Construction on time, under budget at Kingsway and East Greenwich schools

Published: February 2, 2013
Written by Rebecca Forand/South Jersey Times


James Deverick, of Paul Mary Electric who is a subcontractor for Mar-Bridge Construction, works on wiring inside one of new additions to the Kingsway Middle School on Friday, Feb. 1, 2013.

Students on the Kingsway Regional and East Greenwich school campuses have gotten used to walking past construction workers on their way to class. Now, more than half way through the school year, administrators are looking at projects in both districts that are on time and under budget.

Both school districts were faced with a population boom in recent years that is not expected to slow down anytime soon.

Two of the fastest-growing in the state, their existing school buildings had been deemed unable to hold the amount of students expected to fill their halls in the coming years.

In September 2011, voters in both districts approved referendums to expand the four buildings in the two districts to designs by Garrison Architects of Marlton.

East Greenwich’s $22.5 million construction project is adding classroom space and expanding the cafeterias and gymnasiums at its two schools. Of that total, $7 million will be covered by state grants. A second referendum question that would have added office space, expanded public spaces and added canopies to the buildings was denied by voters.

“Everything is on schedule and in fact probably approaching 80 to 85 percent completion,” East Greenwich’s Superintendent Joe Conroy said. “It’s been progressing as planned.”

In East Greenwich Township, students attend Jeffrey Clark and Samuel Mickle elementary schools before heading to the Kingsway Regional School District, where they join students from Swedesboro, Woolwich and South Harrison in the sixth grade. At the high school level, students from Logan Township enter the district as well.
The regional voters of the Kingsway district approved a $31.1 million construction project, of which $8.4 million will be covered by state grants.

A combined total of 41 new classrooms are being added to the district’s middle and high school buildings, as well as expansions to the cafeterias and gymnasiums.
Most of the interior work had been completed last summer before students returned to the campus and outside construction has been going on daily since September.
“We’re probably about 65 percent of the way complete,” Kingsway’s Superintendent Jim Lavender said. “Right now we have to say we are really pleased with construction. It’s had relatively little impact on the instructional day.”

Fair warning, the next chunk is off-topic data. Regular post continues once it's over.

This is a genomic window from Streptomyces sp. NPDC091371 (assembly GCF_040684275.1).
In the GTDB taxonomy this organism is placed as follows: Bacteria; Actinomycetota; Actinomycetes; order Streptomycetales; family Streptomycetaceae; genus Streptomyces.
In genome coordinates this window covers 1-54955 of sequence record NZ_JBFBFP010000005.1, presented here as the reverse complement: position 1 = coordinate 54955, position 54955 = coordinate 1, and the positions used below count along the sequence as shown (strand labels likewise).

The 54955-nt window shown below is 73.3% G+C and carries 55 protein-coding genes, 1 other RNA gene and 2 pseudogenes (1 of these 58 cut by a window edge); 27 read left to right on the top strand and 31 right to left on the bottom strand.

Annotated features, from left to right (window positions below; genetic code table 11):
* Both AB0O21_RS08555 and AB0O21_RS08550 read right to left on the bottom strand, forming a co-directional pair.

Last week, when temperatures dipped below 20 degrees, construction at the middle school halted and classes at the middle school had to be canceled when one of the subcontractors removed some insulation on a conduit to a sprinkler line and the water inside froze and the pipe burst. But according to Lavender, that incident was the only issue they have had since construction began.

“We had to lose an instructional day. That was a big issue,” he said. “But everything seems to be going well and all indicators say that we will have no issues.”

Having contractors and construction workers spending all day working in relatively close proximity to young children has raised the question of safety for some. But both administrators believe those in their care are as safe as possible, as every subcontractor and worker on campus has been screened before hiring.

In East Greenwich, full background checks on the workers were required in the construction contract for the projects.

“When we went out to bid for both projects, it was part of our contract that all workers that would be in proximity of our buildings or inside would have to have a criminal background check,” Conroy said. “In retrospect, we realize it was the right thing to do. Any strangers coming into the building have to be identified and wear ID tags.”

Both projects are expected to be completed before the beginning of the 2013-2014 school year.



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